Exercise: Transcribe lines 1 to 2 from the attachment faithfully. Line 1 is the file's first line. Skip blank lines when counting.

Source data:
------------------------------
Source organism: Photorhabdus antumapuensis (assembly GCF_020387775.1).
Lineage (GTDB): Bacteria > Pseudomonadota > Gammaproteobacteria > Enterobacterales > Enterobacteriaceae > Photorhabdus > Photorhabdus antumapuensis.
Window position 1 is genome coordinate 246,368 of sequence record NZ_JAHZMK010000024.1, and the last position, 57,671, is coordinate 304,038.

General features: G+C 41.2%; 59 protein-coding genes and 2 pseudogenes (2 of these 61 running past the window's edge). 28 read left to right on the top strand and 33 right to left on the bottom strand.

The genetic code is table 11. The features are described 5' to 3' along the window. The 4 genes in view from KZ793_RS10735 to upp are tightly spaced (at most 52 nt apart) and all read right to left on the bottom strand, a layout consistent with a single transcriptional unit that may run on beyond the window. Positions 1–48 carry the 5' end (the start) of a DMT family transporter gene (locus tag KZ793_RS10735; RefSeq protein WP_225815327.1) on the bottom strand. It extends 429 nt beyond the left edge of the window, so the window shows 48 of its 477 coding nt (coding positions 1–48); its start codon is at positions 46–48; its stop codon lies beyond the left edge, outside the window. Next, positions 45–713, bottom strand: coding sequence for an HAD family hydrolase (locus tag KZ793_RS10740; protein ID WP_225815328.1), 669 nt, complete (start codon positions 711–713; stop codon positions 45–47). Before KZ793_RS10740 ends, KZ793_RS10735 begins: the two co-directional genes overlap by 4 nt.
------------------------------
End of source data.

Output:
Source organism: Photorhabdus antumapuensis (assembly GCF_020387775.1).
Lineage (GTDB): Bacteria > Pseudomonadota > Gammaproteobacteria > Enterobacterales > Enterobacteriaceae > Photorhabdus > Photorhabdus antumapuensis.